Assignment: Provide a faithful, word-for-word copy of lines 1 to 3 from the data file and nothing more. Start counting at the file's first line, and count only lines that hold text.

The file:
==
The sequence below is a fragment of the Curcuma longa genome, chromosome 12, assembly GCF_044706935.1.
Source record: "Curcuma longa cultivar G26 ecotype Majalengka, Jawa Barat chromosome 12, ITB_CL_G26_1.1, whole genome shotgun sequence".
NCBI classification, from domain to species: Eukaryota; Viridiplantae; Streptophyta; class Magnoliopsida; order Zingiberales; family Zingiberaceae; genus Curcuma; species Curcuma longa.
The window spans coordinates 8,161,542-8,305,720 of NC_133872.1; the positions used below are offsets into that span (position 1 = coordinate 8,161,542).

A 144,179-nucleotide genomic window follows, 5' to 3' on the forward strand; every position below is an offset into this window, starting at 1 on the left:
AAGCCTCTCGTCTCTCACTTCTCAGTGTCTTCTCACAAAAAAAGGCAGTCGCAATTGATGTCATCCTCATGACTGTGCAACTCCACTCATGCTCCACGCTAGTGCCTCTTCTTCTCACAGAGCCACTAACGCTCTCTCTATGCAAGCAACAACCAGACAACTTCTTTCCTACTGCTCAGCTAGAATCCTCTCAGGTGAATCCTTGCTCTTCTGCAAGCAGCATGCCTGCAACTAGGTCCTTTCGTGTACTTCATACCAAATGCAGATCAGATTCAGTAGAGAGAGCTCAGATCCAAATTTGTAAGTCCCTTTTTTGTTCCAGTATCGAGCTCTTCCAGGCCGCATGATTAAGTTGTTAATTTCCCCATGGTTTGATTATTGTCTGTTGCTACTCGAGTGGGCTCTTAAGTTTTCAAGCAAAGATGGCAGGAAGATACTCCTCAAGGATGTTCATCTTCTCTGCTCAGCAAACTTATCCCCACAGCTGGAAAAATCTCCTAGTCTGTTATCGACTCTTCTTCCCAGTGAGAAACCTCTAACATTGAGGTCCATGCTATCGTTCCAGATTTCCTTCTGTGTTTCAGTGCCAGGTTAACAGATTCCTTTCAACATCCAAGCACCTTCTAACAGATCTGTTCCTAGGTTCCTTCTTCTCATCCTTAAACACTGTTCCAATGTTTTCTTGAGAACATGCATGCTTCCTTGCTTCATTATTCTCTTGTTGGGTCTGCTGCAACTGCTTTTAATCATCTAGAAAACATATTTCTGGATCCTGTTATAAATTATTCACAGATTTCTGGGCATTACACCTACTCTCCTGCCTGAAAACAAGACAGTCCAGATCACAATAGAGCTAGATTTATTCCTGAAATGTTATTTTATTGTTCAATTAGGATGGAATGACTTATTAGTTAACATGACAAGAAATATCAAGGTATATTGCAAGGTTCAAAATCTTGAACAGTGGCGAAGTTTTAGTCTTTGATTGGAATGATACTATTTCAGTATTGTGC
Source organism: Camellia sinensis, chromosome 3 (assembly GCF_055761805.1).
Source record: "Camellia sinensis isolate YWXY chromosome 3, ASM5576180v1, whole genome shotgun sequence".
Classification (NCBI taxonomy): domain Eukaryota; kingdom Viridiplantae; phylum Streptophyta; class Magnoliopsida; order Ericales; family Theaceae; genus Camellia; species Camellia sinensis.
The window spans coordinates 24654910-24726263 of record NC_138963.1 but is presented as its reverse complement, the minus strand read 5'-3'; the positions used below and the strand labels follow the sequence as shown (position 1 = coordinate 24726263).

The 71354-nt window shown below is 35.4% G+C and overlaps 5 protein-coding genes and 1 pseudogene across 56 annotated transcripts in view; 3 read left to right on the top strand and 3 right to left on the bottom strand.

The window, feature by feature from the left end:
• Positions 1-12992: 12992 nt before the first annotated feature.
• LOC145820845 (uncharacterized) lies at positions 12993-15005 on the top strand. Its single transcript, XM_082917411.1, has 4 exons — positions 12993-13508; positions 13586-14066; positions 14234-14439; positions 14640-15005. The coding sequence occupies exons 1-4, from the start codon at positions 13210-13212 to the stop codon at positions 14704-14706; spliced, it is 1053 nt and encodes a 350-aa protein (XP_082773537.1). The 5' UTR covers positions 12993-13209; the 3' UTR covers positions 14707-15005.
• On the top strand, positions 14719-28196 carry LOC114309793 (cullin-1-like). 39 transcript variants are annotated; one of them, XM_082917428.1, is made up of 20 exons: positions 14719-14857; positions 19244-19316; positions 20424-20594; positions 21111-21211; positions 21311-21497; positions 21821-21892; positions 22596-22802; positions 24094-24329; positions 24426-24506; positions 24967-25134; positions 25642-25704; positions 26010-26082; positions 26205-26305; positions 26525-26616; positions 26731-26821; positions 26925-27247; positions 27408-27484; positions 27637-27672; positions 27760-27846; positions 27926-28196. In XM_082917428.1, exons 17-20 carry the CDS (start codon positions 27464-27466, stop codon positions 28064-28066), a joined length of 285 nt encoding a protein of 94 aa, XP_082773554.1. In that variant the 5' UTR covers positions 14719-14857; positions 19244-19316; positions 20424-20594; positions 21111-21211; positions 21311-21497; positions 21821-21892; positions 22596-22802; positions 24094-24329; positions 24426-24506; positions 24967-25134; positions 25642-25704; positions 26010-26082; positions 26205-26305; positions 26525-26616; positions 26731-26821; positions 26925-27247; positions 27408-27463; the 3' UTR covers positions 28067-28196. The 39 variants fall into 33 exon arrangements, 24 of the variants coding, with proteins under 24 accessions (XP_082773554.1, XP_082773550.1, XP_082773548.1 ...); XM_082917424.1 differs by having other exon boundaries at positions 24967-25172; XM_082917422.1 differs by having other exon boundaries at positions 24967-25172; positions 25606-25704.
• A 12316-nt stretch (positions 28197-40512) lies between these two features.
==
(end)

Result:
The sequence below is a fragment of the Curcuma longa genome, chromosome 12, assembly GCF_044706935.1.
Source record: "Curcuma longa cultivar G26 ecotype Majalengka, Jawa Barat chromosome 12, ITB_CL_G26_1.1, whole genome shotgun sequence".
NCBI classification, from domain to species: Eukaryota; Viridiplantae; Streptophyta; class Magnoliopsida; order Zingiberales; family Zingiberaceae; genus Curcuma; species Curcuma longa.